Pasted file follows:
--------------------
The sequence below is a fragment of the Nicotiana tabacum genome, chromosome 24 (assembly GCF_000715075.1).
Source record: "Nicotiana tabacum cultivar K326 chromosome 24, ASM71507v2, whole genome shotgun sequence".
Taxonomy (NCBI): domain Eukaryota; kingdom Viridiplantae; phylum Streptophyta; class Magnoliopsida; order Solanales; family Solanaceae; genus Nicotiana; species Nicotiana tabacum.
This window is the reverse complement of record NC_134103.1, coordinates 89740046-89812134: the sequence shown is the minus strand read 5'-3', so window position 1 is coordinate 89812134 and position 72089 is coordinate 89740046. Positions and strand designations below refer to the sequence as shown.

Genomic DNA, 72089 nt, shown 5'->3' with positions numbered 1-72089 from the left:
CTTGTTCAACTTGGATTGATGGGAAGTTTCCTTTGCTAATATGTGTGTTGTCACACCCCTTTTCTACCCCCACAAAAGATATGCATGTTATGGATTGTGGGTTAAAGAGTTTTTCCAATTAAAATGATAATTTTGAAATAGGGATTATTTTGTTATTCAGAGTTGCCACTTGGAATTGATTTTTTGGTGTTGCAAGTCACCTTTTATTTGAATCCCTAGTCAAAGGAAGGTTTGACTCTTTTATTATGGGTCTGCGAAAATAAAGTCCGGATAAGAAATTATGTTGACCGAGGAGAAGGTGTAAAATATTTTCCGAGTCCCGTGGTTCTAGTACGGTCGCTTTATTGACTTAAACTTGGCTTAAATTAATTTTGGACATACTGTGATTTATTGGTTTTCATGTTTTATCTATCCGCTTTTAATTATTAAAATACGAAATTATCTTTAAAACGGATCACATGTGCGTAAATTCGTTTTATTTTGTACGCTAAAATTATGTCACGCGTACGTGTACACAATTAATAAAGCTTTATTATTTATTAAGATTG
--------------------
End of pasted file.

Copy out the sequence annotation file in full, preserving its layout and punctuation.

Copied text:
The sequence below is a fragment of the Nicotiana tabacum genome, chromosome 24 (assembly GCF_000715075.1).
Source record: "Nicotiana tabacum cultivar K326 chromosome 24, ASM71507v2, whole genome shotgun sequence".
Taxonomy (NCBI): domain Eukaryota; kingdom Viridiplantae; phylum Streptophyta; class Magnoliopsida; order Solanales; family Solanaceae; genus Nicotiana; species Nicotiana tabacum.
This window is the reverse complement of record NC_134103.1, coordinates 89740046-89812134: the sequence shown is the minus strand read 5'-3', so window position 1 is coordinate 89812134 and position 72089 is coordinate 89740046. Positions and strand designations below refer to the sequence as shown.

Genomic DNA, 72089 nt, shown 5'->3' with positions numbered 1-72089 from the left:
CTTGTTCAACTTGGATTGATGGGAAGTTTCCTTTGCTAATATGTGTGTTGTCACACCCCTTTTCTACCCCCACAAAAGATATGCATGTTATGGATTGTGGGTTAAAGAGTTTTTCCAATTAAAATGATAATTTTGAAATAGGGATTATTTTGTTATTCAGAGTTGCCACTTGGAATTGATTTTTTGGTGTTGCAAGTCACCTTTTATTTGAATCCCTAGTCAAAGGAAGGTTTGACTCTTTTATTATGGGTCTGCGAAAATAAAGTCCGGATAAGAAATTATGTTGACCGAGGAGAAGGTGTAAAATATTTTCCGAGTCCCGTGGTTCTAGTACGGTCGCTTTATTGACTTAAACTTGGCTTAAATTAATTTTGGACATACTGTGATTTATTGGTTTTCATGTTTTATCTATCCGCTTTTAATTATTAAAATACGAAATTATCTTTAAAACGGATCACATGTGCGTAAATTCGTTTTATTTTGTACGCTAAAATTATGTCACGCGTACGTGTACACAATTAATAAAGCTTTATTATTTATTAAGATTG